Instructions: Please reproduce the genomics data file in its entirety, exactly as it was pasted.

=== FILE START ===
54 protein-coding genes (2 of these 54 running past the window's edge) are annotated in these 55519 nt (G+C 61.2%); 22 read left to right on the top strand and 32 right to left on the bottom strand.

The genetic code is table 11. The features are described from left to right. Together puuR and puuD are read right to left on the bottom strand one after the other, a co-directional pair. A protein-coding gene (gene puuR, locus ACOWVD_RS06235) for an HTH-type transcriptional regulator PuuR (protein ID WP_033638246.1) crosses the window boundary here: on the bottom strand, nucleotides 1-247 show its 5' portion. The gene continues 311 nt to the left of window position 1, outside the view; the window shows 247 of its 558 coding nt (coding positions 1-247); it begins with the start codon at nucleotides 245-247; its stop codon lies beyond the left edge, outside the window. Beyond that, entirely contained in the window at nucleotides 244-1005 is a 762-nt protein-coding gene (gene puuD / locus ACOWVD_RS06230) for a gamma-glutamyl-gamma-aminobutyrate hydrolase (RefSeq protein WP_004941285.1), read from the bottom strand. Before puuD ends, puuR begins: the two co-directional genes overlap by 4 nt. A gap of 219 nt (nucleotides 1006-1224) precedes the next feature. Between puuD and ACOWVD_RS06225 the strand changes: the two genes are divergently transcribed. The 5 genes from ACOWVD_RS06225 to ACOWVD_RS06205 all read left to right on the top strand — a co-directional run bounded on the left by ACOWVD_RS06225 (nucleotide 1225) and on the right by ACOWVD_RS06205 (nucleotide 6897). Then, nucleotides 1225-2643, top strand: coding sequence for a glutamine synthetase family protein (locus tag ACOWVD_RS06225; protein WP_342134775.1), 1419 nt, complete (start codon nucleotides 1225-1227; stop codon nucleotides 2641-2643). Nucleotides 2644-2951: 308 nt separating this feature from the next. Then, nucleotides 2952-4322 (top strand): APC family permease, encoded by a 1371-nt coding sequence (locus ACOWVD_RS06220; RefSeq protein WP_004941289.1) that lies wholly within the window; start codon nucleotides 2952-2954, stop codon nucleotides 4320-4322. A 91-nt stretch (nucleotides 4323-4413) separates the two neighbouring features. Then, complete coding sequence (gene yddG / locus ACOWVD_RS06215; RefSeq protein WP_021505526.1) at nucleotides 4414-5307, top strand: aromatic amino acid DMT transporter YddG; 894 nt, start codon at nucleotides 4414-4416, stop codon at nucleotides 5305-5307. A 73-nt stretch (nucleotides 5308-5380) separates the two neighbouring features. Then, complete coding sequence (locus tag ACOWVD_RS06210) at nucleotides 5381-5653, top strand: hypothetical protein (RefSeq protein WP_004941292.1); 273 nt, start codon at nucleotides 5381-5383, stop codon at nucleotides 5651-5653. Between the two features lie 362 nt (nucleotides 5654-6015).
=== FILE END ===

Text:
54 protein-coding genes (2 of these 54 running past the window's edge) are annotated in these 55519 nt (G+C 61.2%); 22 read left to right on the top strand and 32 right to left on the bottom strand.

The genetic code is table 11. The features are described from left to right. Together puuR and puuD are read right to left on the bottom strand one after the other, a co-directional pair. A protein-coding gene (gene puuR, locus ACOWVD_RS06235) for an HTH-type transcriptional regulator PuuR (protein ID WP_033638246.1) crosses the window boundary here: on the bottom strand, nucleotides 1-247 show its 5' portion. The gene continues 311 nt to the left of window position 1, outside the view; the window shows 247 of its 558 coding nt (coding positions 1-247); it begins with the start codon at nucleotides 245-247; its stop codon lies beyond the left edge, outside the window. Beyond that, entirely contained in the window at nucleotides 244-1005 is a 762-nt protein-coding gene (gene puuD / locus ACOWVD_RS06230) for a gamma-glutamyl-gamma-aminobutyrate hydrolase (RefSeq protein WP_004941285.1), read from the bottom strand. Before puuD ends, puuR begins: the two co-directional genes overlap by 4 nt. A gap of 219 nt (nucleotides 1006-1224) precedes the next feature. Between puuD and ACOWVD_RS06225 the strand changes: the two genes are divergently transcribed. The 5 genes from ACOWVD_RS06225 to ACOWVD_RS06205 all read left to right on the top strand — a co-directional run bounded on the left by ACOWVD_RS06225 (nucleotide 1225) and on the right by ACOWVD_RS06205 (nucleotide 6897). Then, nucleotides 1225-2643, top strand: coding sequence for a glutamine synthetase family protein (locus tag ACOWVD_RS06225; protein WP_342134775.1), 1419 nt, complete (start codon nucleotides 1225-1227; stop codon nucleotides 2641-2643). Nucleotides 2644-2951: 308 nt separating this feature from the next. Then, nucleotides 2952-4322 (top strand): APC family permease, encoded by a 1371-nt coding sequence (locus ACOWVD_RS06220; RefSeq protein WP_004941289.1) that lies wholly within the window; start codon nucleotides 2952-2954, stop codon nucleotides 4320-4322. A 91-nt stretch (nucleotides 4323-4413) separates the two neighbouring features. Then, complete coding sequence (gene yddG / locus ACOWVD_RS06215; RefSeq protein WP_021505526.1) at nucleotides 4414-5307, top strand: aromatic amino acid DMT transporter YddG; 894 nt, start codon at nucleotides 4414-4416, stop codon at nucleotides 5305-5307. A 73-nt stretch (nucleotides 5308-5380) separates the two neighbouring features. Then, complete coding sequence (locus tag ACOWVD_RS06210) at nucleotides 5381-5653, top strand: hypothetical protein (RefSeq protein WP_004941292.1); 273 nt, start codon at nucleotides 5381-5383, stop codon at nucleotides 5651-5653. Between the two features lie 362 nt (nucleotides 5654-6015).